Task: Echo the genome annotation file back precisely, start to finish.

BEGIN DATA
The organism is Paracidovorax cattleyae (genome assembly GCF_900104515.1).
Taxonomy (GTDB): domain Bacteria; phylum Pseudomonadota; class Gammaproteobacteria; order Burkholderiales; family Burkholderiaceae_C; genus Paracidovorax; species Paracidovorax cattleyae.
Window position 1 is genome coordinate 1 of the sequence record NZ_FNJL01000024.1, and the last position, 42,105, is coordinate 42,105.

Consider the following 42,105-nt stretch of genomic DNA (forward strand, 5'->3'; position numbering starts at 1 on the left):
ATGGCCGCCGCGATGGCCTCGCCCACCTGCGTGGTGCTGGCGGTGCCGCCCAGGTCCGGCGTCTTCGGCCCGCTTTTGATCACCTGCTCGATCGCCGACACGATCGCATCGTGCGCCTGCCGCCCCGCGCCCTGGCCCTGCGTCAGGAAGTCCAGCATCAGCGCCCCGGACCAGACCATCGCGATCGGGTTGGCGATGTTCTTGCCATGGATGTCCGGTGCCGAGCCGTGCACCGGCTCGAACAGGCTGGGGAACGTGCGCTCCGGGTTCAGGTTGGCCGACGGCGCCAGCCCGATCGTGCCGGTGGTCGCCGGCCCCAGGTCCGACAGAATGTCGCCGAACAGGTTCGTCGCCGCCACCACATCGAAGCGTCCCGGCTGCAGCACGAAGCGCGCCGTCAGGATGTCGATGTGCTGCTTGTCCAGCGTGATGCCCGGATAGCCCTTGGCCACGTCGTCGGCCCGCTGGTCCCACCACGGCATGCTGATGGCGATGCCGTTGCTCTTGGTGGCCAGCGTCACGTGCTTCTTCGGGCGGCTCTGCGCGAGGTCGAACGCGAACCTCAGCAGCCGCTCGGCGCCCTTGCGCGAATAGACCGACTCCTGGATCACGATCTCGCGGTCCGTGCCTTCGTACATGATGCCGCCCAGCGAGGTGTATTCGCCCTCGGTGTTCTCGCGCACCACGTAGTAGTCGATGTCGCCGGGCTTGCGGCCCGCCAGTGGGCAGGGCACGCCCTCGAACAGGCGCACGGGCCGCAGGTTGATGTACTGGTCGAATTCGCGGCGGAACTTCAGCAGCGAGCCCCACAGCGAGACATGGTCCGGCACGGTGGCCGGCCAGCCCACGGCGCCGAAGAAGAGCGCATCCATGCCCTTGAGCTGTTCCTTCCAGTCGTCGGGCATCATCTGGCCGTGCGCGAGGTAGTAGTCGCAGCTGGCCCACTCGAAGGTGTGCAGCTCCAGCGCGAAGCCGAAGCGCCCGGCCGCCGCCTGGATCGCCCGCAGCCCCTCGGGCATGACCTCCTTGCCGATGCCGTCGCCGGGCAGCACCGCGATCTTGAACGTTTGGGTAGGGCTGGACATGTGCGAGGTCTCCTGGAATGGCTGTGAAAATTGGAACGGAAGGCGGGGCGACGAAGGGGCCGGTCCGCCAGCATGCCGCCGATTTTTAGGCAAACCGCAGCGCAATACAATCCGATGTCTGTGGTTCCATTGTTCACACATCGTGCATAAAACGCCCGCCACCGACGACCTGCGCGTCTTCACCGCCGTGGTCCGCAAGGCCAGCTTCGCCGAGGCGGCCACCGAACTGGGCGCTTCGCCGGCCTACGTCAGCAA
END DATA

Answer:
The organism is Paracidovorax cattleyae (genome assembly GCF_900104515.1).
Taxonomy (GTDB): domain Bacteria; phylum Pseudomonadota; class Gammaproteobacteria; order Burkholderiales; family Burkholderiaceae_C; genus Paracidovorax; species Paracidovorax cattleyae.
Window position 1 is genome coordinate 1 of the sequence record NZ_FNJL01000024.1, and the last position, 42,105, is coordinate 42,105.

Consider the following 42,105-nt stretch of genomic DNA (forward strand, 5'->3'; position numbering starts at 1 on the left):
ATGGCCGCCGCGATGGCCTCGCCCACCTGCGTGGTGCTGGCGGTGCCGCCCAGGTCCGGCGTCTTCGGCCCGCTTTTGATCACCTGCTCGATCGCCGACACGATCGCATCGTGCGCCTGCCGCCCCGCGCCCTGGCCCTGCGTCAGGAAGTCCAGCATCAGCGCCCCGGACCAGACCATCGCGATCGGGTTGGCGATGTTCTTGCCATGGATGTCCGGTGCCGAGCCGTGCACCGGCTCGAACAGGCTGGGGAACGTGCGCTCCGGGTTCAGGTTGGCCGACGGCGCCAGCCCGATCGTGCCGGTGGTCGCCGGCCCCAGGTCCGACAGAATGTCGCCGAACAGGTTCGTCGCCGCCACCACATCGAAGCGTCCCGGCTGCAGCACGAAGCGCGCCGTCAGGATGTCGATGTGCTGCTTGTCCAGCGTGATGCCCGGATAGCCCTTGGCCACGTCGTCGGCCCGCTGGTCCCACCACGGCATGCTGATGGCGATGCCGTTGCTCTTGGTGGCCAGCGTCACGTGCTTCTTCGGGCGGCTCTGCGCGAGGTCGAACGCGAACCTCAGCAGCCGCTCGGCGCCCTTGCGCGAATAGACCGACTCCTGGATCACGATCTCGCGGTCCGTGCCTTCGTACATGATGCCGCCCAGCGAGGTGTATTCGCCCTCGGTGTTCTCGCGCACCACGTAGTAGTCGATGTCGCCGGGCTTGCGGCCCGCCAGTGGGCAGGGCACGCCCTCGAACAGGCGCACGGGCCGCAGGTTGATGTACTGGTCGAATTCGCGGCGGAACTTCAGCAGCGAGCCCCACAGCGAGACATGGTCCGGCACGGTGGCCGGCCAGCCCACGGCGCCGAAGAAGAGCGCATCCATGCCCTTGAGCTGTTCCTTCCAGTCGTCGGGCATCATCTGGCCGTGCGCGAGGTAGTAGTCGCAGCTGGCCCACTCGAAGGTGTGCAGCTCCAGCGCGAAGCCGAAGCGCCCGGCCGCCGCCTGGATCGCCCGCAGCCCCTCGGGCATGACCTCCTTGCCGATGCCGTCGCCGGGCAGCACCGCGATCTTGAACGTTTGGGTAGGGCTGGACATGTGCGAGGTCTCCTGGAATGGCTGTGAAAATTGGAACGGAAGGCGGGGCGACGAAGGGGCCGGTCCGCCAGCATGCCGCCGATTTTTAGGCAAACCGCAGCGCAATACAATCCGATGTCTGTGGTTCCATTGTTCACACATCGTGCATAAAACGCCCGCCACCGACGACCTGCGCGTCTTCACCGCCGTGGTCCGCAAGGCCAGCTTCGCCGAGGCGGCCACCGAACTGGGCGCTTCGCCGGCCTACGTCAGCAA